[MessagingCenter] Do I need to unsubscribe? When to unsubscribe?

If I subscribe in a class Contructor, e.g. in DataManager Constructor I wrote "subscribe App.onResume", when do I unsubscribe it?

In iOS, you usually addObserver in ViewDidLoad / Init method, then you could removeObserver in dealloc. What's the equivalence in Xamarin? I've seen a few Open Source Apps like BikeSharing360, they only subscribe in constructor, but without unsubscribe it.

My concerns are if I don't unsubscribe it from DataManager, can DataManager gets released? If it can be released, then will that cause exceptions as it still subscribes App.onResume.

Answers

  • AlessandroCaliaroAlessandroCaliaro ITMember ✭✭✭✭✭

    OnDisappearing should be a good position to Unsubscribe

  • NMackayNMackay GBInsider, University mod
  • RayQuRayQu NZMember

    @AlessandroCaliaro @NMackay

    Thx for replying. But in above example, I've tried to write a subscribe in a utility class, DataManager, there is no OnDisappearing or Popped.

    I've written the subscribe in the Constructor method, but I have no idea when I should unsubscribe it as C# doesn't provide a destructor.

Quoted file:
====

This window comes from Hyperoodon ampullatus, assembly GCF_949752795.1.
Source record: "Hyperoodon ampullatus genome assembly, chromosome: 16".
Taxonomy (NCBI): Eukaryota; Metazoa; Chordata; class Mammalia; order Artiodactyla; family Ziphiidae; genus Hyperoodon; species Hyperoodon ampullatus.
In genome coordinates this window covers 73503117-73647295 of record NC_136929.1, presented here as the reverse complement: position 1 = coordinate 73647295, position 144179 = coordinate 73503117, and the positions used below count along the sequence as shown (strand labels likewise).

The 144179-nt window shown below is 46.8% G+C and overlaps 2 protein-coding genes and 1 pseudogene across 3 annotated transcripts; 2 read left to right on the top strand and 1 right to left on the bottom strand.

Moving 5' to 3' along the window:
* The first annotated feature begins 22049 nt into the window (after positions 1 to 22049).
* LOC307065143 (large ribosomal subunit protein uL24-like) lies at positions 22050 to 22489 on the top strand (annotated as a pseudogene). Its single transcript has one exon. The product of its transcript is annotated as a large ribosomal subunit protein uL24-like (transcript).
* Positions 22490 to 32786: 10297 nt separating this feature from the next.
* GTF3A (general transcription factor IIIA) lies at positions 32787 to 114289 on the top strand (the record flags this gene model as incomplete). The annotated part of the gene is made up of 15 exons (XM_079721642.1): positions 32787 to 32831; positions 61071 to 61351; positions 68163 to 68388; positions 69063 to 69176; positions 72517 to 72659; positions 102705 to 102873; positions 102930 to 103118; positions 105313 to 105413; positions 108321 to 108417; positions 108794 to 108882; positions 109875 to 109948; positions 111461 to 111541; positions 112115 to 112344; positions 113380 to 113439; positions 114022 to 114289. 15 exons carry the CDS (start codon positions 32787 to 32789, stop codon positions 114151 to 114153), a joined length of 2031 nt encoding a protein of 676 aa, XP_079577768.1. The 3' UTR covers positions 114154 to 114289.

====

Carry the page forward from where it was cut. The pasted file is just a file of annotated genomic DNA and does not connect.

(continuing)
• AlessandroCaliaroAlessandroCaliaro ITMember ✭✭✭✭✭

    @RayQu you should unsubscribe when you don't want to receive messages. If you want to receive messages during all the application life, you should subscribe in "OnStart" and unsubscribe in "OnSleep".

  • markosmarkos Member

    C# does have finalizers, although I've never seen them used anywhere..

    class Car
    {
        ~Car()  // finalizer
        {
            // cleanup statements...
        }
    }
    
  • JohnHardmanJohnHardman GBUniversity mod

    @markos said:
    C# does have finalizers, although I've never seen them used anywhere..

    class Car
    {
        ~Car()  // finalizer
        {
            // cleanup statements...
        }
    }
    

    Specifying finalizers in C# results in more work for the garbage collector. If you want performant code, it's best to avoid finalizers.

    Also, note that Xamarin.Forms itself is currently inconsistent about how it implements the dispose pattern and what it does regarding finalizers. If you add a finalizer to a custom renderer, most (but not all) of the time it will never be called.

    Whilst destructors were the place to do cleanup in C++, finalizers are far from an ideal place to do cleanup in C#.

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